A new motif has cropped up during my survey of Indra/Śakra/Sakka’s characterization in Buddhist sources. In both the Saṃyutta Nikāya of the Pāli scriptures and the Mahāvastu we find the following exchange:
Śakra approaches some seers to pay them honour. They advise him not to stand downwind of them as they smell bad and the devas can’t cope with that. Śakra assures them that he is perfectly happy as the smell of seers is pleasing to him.
So I am now on the hunt for other references to the smelliness of seers and its offensiveness to the gods! If anybody knows of similar motifs elsewhere I would love to hear from them.
My attention has turned to the characterization of the gods in Jainism. Alongside working my way through the key primary sources, I have been trying to locate any secondary works that deal with the nature of the gods in Jain traditions, but this search has merely served to highlight a general reluctance to acknowledge the existence of the gods at all. On a recent trip to Oxford I ordered up two books – Harisatya Bhattacharyya’s Divinity in Jainism (Madras 1925) and P. Ajay Kothari’s The Concept of Divinity in Jainism (Jaipur 2000) – and on my return to Edinburgh I tracked down Robert J. Zydenbos’ pamphlet The Concept of Divinity in Jainism (the 1992 Roop Lal Jain Lecture, published by the University of Toronto Centre for South Asian Studies in 1993). So what did I learn from these three works with almost identical titles?
Bhattacharyya’s work is one of comparative theology, trying to read a notion of divinity into the Jain concept of a perfected soul. It is clearly an attempt to find a notion of God comparable to the Christian one. The book contains nothing at all about the gods (devas).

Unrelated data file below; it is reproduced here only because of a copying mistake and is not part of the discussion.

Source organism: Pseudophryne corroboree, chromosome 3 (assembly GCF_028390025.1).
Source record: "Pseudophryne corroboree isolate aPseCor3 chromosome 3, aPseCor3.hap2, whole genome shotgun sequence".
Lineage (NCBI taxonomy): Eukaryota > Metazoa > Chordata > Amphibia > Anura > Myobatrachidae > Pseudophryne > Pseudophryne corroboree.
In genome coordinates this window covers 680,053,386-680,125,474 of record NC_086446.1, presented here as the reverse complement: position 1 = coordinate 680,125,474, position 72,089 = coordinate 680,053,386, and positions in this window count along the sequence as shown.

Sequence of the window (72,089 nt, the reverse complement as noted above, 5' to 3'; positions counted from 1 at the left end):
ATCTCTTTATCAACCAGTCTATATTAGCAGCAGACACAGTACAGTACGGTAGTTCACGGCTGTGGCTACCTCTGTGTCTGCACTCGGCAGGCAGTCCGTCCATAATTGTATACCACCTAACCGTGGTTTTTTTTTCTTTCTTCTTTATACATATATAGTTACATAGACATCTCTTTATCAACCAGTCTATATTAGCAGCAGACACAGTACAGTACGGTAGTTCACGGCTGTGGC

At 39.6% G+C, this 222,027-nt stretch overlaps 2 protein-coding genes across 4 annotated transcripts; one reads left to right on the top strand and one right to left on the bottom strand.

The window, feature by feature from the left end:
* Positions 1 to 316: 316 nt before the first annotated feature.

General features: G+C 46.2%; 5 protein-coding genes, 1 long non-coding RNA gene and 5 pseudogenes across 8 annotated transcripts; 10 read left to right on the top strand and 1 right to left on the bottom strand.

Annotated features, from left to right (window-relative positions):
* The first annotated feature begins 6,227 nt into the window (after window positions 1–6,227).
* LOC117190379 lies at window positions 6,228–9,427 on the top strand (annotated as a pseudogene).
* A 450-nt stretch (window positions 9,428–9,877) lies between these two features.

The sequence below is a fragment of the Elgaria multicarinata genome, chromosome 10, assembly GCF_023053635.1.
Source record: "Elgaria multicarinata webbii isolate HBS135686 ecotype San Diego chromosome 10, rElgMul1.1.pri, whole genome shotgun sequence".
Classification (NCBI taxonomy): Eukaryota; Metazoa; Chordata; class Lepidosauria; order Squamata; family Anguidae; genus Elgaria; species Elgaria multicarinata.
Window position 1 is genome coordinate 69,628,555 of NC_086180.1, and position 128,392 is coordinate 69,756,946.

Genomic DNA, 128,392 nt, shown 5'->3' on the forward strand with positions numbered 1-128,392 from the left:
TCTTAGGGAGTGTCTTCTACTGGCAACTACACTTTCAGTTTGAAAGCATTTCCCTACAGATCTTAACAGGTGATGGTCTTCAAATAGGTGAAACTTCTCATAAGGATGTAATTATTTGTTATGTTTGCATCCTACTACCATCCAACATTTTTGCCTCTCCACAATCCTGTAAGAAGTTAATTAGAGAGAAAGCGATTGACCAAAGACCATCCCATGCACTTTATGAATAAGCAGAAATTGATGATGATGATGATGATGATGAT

Kothari’s book also spends a lot of time on the idea of the perfected soul as a god, and thus the potential of all humans to become gods, an idea he also finds in Buddhism. Thus while Chapter 2 ‘The Concept of Divinity in Hinduism’ is about Vedic and Upanishadic gods, Chapter 3 ‘The Concept of Divinity in Buddhism’ is about buddhahood and nirvana as a form of divinity and the Buddha’s rejection of the notion of an all-powerful creator god. There is a very short discussion of the devas in a section entitled ‘Celestial beings (non-divine beings)’. The Buddha is lauded as the supreme deity. In Chapters 4 and 5, on the Jain concept of divinity, Kothari does give some attention to the different types of deity, but once again the focus is on moksha as the supreme divinity and the role of karma in impeding divinity.
Zydenbos’ lecture immediately acknowledges this bias towards finding a notion of divinity in Jainism that allows it to make comparisons with (and even claims to superiority over) Christian notions of God. He also acknowledges the fact that many Westerners assume there are no gods in Jainism, yet in India Jains are commonly found worshipping gods as much as (and often the same gods as) their Hindu neighbours. Against this backdrop Zydenbos makes a number of useful observations about the role of various deities, including the yakṣas and yakṣīs that become the attendant deities of the jinas (several of which are shared with the Hindu pantheon).
There is obviously more to be done to explore the role of the deities in general – and of specific named deities – in the Jain traditions. My next stop will be J.P. Sharma’s Jaina Yakshas (Meerut 1989), which I hope will help shed a little more light on these important deities. Meanwhile onwards with the Bhagavatī Sūtra, which is revealing some interesting material on Indra (Sakka)…